Engaging conflict

Merlijn van Hulst and Eva Wolf

Department of Public Law and Governance, Tilburg University, The Netherlands

In the current political landscape, conflicts over public policy in cities abound.  Although this is often framed as problematic, urban conflicts carry many positive attributes. Through conflicts, the public can become engaged, express their voices and demand attention. Conflicts could thus be seen as opportunities rather than threats to democracies.

We know very little, however, of the way in which different institutional venues and the agents within them, structure conflicts and the effects this has on the way conflicts play out.

At a time when our democratic institutions are rocked to their core by the grievances brought to them, and agents inside and outside of these institutions are grappling with conflicts while trying to make a difference in the urban areas that we study, this is an omission. It is up to us to understand how to make sense of urban conflicts, of the narratives produced in and by conflicts, and to develop, with those involved in them, ways forward.

This leads us to ask: Do conflicts in cities produce fragmentation, or can they also produce cohesion? What does this mean for the ways in which public policy can and, perhaps even should, answer conflict? And what would be novel, sensible modes of engaging urban conflicts?

Merlijn van Hulst is an Associate Professor and Head of Research in the department of Public Law & Governance (Tilburg Law School). He also leads the Global Law and Governance programme in the Tilburg Law School. An ethnographer, his research focuses on the work practices employed in the governance of public challenges. Merlijn has studied the practices of urban civil servants, police officers and intermediaries. In addition, he has studied storytelling in local government and at the police. Furthermore, he specializes in interpretive analyses, narrative and frame analysis in particular, and in ethnographic fieldwork. He has published about his research and about methods in a broad range of journals across the social sciences, including Public Administration Review; The American Review of Public Administration; Organization Studies;  Organization; The British Journal of Criminology; Local Government Studies; Planning Theory; and Urban Studies.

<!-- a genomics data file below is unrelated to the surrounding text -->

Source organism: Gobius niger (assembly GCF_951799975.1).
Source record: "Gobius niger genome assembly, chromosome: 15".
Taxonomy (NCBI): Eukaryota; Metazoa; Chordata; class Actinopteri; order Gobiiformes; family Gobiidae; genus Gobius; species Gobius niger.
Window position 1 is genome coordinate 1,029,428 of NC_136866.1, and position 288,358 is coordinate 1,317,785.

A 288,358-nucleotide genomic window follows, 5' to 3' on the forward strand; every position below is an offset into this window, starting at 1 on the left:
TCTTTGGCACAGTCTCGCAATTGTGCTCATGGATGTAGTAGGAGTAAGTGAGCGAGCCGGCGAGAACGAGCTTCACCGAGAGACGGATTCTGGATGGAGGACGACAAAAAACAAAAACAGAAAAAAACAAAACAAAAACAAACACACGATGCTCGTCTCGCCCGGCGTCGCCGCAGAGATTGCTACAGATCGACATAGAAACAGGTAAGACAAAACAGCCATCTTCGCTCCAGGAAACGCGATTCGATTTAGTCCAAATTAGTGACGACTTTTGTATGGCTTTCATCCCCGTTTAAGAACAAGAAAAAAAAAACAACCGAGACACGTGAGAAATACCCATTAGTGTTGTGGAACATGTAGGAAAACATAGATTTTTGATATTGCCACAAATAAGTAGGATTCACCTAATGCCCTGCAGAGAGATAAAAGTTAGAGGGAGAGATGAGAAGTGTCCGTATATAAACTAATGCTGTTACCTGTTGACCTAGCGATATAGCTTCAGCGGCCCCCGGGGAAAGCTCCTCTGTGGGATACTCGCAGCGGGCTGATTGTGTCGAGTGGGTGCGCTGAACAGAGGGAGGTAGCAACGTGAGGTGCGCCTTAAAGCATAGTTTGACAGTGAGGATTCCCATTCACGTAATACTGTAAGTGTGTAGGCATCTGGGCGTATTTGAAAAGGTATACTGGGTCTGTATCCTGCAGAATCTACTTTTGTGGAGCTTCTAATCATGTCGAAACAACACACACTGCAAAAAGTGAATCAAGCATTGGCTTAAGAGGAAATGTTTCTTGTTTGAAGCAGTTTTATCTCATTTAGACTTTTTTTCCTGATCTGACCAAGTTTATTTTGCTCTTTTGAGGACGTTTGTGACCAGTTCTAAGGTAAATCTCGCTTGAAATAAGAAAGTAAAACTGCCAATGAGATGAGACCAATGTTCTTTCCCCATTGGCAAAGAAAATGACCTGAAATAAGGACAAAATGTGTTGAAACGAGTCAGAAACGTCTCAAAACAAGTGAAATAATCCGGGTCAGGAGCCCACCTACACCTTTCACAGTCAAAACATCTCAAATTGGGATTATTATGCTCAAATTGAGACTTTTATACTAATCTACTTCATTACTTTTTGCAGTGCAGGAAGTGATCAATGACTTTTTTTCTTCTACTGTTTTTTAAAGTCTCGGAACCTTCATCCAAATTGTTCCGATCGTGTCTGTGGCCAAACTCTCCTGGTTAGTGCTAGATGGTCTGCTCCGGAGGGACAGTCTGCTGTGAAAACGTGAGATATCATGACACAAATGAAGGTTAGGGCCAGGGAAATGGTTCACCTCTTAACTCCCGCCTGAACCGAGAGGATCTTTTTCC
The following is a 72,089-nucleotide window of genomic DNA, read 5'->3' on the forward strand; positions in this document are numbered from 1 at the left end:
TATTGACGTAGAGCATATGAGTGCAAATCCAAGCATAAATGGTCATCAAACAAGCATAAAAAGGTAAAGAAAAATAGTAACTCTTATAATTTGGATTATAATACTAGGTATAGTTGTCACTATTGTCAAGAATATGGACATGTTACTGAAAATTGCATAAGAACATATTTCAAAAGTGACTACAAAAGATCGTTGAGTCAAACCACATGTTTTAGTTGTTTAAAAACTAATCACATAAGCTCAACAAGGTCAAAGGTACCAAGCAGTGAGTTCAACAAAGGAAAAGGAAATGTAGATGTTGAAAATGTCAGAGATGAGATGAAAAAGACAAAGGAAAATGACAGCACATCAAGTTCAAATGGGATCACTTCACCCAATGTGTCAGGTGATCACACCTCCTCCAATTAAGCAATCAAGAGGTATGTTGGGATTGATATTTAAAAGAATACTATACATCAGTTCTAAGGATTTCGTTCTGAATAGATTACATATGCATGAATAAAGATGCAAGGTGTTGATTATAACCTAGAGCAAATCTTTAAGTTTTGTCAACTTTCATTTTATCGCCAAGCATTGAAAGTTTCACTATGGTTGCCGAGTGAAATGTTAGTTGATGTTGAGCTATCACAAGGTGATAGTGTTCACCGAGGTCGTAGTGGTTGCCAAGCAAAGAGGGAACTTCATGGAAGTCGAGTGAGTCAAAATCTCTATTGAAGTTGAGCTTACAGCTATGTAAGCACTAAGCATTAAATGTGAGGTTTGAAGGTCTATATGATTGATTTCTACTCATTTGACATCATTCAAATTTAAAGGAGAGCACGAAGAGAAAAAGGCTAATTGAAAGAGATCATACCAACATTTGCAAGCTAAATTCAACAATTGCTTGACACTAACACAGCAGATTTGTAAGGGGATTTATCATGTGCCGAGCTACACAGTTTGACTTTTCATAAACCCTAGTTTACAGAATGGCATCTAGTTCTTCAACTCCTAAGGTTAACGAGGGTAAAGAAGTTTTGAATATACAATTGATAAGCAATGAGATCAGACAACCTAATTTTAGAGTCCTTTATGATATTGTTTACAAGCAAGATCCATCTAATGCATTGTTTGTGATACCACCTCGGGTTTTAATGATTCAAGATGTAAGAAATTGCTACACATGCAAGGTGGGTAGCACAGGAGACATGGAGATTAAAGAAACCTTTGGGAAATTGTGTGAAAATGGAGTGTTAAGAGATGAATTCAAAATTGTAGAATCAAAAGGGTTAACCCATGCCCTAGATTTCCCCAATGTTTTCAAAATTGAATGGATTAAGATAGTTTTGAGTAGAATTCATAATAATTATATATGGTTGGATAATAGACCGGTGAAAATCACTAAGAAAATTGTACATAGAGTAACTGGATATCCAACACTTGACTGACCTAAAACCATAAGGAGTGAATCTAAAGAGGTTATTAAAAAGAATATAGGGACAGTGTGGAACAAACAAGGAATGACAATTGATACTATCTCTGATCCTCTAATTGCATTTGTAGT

Eva Wolf is an assistant professor at the department Public Law & Governance at the Tilburg university in the Netherlands. Her research focuses on understanding public policy conflicts and the dynamics of (de)escalation at play in conflicts. The past few years she has focused on the way in which democratic institutions meet conflicts. Eva currently leads the JPI Urban Europe funded project CONTRA (CONflict in TRAnsititions). CONTRA compares urban planning dealing with climate transition in Norwegian Belgian, Dutch, Norwegian and Polish cities to learn how conflict is handled in different political-legal contexts and whether conflict is used for sustainable transformation. In Norway, OsloMet and NIBR will conduct the research. Eva has published her research in various policy and planning oriented journals, including: Public Administration, Governance, Policy Studies Journal and Policy Sciences.